He had a great influence on me and left a lot of teachings behind. He pursued the way of the sword just like how I want; sincerely and humbly.
He wanted to open up the door of tradition to everyone so that not only martial artists understand the beauty of kendo but everyone. He wanted to see the new kendo world just like I do too.
He started kendo when he was 55. He always wanted to do kendo but never actually got into action. He was always an observer of his son in competition or shiai.
One day his son’s teacher came to his house and dropped a set of kendo armour or bogu. That is how he started kendo. He did not have a choice…
As all the other beginners, he started learning kihon. However, there was no such class for adult beginners so he had to go to a normal class where all the sensei put men on and trained with their students.
Basically he was left alone at dojo. Several teachers came to him during class and told him what to do. However, each sensei told him a different thing so he was so confused.
He came home and asked his son what happened at dojo so his son told him what he should have done with his basics or kihon. His son was his personal tutor.
He never stopped training kendo unless he was extremely sick or it was physically impossible to train due to his age.
After about 14 years of training, he became 5th dan before his son. In Japan, if you are over certain age, the number of training years between one grade to another becomes half.
Not only in dojo but also outside dojo, he studied a lot. He read many articles about kendo and many books about kendo. He just read and read.
When he was 60 years old, he found that he had a tumour at the back of his spleen. Apparently it is a very difficult position to operate. Luckily he got the tumour out.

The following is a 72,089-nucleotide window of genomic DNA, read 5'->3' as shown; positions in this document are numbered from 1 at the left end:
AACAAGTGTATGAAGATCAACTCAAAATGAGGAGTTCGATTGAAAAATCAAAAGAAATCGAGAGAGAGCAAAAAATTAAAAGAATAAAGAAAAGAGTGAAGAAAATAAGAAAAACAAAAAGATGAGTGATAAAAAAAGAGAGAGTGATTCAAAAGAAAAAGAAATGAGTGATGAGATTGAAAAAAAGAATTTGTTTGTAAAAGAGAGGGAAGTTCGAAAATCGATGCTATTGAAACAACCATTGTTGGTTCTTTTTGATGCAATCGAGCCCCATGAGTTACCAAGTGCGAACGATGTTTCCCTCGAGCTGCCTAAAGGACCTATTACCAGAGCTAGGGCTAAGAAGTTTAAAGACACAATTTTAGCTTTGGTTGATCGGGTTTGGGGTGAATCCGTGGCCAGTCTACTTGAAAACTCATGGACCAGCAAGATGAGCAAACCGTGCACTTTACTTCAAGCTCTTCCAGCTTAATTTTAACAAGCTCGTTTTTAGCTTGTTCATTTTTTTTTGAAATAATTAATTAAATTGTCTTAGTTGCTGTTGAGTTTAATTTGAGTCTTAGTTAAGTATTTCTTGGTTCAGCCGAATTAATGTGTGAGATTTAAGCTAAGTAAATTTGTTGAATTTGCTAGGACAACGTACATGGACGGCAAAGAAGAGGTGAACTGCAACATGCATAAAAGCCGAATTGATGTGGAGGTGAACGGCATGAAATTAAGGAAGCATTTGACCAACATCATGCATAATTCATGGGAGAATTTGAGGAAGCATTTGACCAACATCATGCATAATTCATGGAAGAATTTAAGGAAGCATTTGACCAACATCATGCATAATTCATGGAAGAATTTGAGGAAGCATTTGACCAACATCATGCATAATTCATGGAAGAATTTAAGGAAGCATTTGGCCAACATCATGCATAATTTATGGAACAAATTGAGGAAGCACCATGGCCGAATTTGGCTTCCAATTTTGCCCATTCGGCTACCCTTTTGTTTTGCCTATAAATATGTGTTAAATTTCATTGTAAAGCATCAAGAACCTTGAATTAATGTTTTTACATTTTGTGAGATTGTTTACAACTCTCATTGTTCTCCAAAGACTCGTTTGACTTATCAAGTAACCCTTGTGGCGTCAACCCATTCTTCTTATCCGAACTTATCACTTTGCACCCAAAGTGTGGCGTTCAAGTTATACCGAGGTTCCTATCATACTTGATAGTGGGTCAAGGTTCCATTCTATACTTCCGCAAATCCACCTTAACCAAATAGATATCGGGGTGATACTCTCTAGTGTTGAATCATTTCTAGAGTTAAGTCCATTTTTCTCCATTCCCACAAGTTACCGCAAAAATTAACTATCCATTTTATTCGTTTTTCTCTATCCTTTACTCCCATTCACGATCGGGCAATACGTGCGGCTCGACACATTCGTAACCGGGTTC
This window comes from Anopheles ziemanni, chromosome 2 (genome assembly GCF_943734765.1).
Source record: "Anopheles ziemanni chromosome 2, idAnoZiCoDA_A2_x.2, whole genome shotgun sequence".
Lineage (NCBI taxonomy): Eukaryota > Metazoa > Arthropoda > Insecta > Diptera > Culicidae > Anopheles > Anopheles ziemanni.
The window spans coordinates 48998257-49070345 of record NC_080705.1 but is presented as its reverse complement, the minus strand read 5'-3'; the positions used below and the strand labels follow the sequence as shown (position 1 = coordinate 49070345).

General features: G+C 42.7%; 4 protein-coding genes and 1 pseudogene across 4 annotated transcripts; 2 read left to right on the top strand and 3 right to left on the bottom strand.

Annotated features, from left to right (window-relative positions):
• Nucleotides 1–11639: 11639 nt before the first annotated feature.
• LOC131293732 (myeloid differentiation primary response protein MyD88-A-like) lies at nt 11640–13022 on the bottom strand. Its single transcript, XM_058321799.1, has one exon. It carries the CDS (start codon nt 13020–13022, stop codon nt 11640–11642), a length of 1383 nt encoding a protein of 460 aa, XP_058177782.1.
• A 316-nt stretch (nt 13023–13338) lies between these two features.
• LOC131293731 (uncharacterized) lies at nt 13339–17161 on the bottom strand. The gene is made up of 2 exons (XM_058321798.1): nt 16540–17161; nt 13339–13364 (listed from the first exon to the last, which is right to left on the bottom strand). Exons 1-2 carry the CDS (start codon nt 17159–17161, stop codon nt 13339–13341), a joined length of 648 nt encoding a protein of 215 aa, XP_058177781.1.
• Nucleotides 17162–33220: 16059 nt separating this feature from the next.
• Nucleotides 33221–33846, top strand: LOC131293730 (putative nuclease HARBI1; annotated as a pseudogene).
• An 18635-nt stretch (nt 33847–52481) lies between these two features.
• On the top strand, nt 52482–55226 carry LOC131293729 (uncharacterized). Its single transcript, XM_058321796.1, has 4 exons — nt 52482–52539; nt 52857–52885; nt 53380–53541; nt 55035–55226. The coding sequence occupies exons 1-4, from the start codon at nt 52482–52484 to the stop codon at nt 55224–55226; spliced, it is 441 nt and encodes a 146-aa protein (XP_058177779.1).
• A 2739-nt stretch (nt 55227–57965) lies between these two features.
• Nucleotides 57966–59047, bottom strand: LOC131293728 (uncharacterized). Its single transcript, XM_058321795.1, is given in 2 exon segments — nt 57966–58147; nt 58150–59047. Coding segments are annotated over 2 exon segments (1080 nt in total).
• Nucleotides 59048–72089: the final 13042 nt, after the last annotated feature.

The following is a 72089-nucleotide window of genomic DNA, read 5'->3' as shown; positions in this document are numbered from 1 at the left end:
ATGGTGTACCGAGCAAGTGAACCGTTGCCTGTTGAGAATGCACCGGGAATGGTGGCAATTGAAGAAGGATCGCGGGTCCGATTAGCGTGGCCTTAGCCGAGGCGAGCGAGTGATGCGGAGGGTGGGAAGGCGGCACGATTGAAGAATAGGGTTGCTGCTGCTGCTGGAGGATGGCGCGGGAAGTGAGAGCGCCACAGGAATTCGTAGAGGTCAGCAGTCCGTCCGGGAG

He taught me the fear of death. If the operation went wrong he could have died. I still remember how fearful it was. He taught me how fearful death was.
On the Charismas day, 2006, 12 years after the tumor operation, he found that he had a lung cancer. It was not only lung cancer but the cancer was in his spine going to the neck. He was diagnosed as a terminal cancer and would live another 3-6 months.
2007 was the year he could challenge his 6th dan. His family decided not to tell him about the expected length of his life because he wanted to challenge his 6th dan so badly.
The family did not want to disappoint him. In Japan, the family can still decide whether or not the patient should know about his sickness, especially if it is related to his life.
Even though he knew he had a cancer in his lungs and spine, he did not give up.
All of the sudden he was unable to walk. It was probably the side effect of the anticancer drugs he was taking.
Instead of blaming on the drugs, he decided to develop the leg muscles. He started exercising in bed to build muscles. He even tried to develop the abs as well because he thought it would help him walk again and do kendo.
You know what? He started walking again. And he started to do empty cuts or suburi with a short bamboo sword or shinai. His mind was set for his 6th dan grading and going to dojo.
He kept telling his family and his teacher who came once a week to see him that he would be standing in dojo fairly soon. That was 2 months past his life expectancy.
His tenacity of wanting to do kendo again kept him going only so much. Finally, he collapsed. His wife could not get him up. She had to call for help. This was the last time he could ever get up.
On the 25th of November, he passed away. He was 72. His passion and love towards kendo influenced a lot of people, even people in some different continents.
He even proved that kendo is something we could do as long as our lives go on. He even proved that if we do not give up, we can do kendo regardless of our age.
Even though not many people know about him as a kendoist and he did not start kendo until 55 years old, he was indeed a pursuer of the way of the sword.
Dad, rest in peace. You showed me the fear of the death and how to live without giving up. You never gave up living. You told me how to live the moment. Thank you for your teachings!
From your Son, Masahiro Imafuji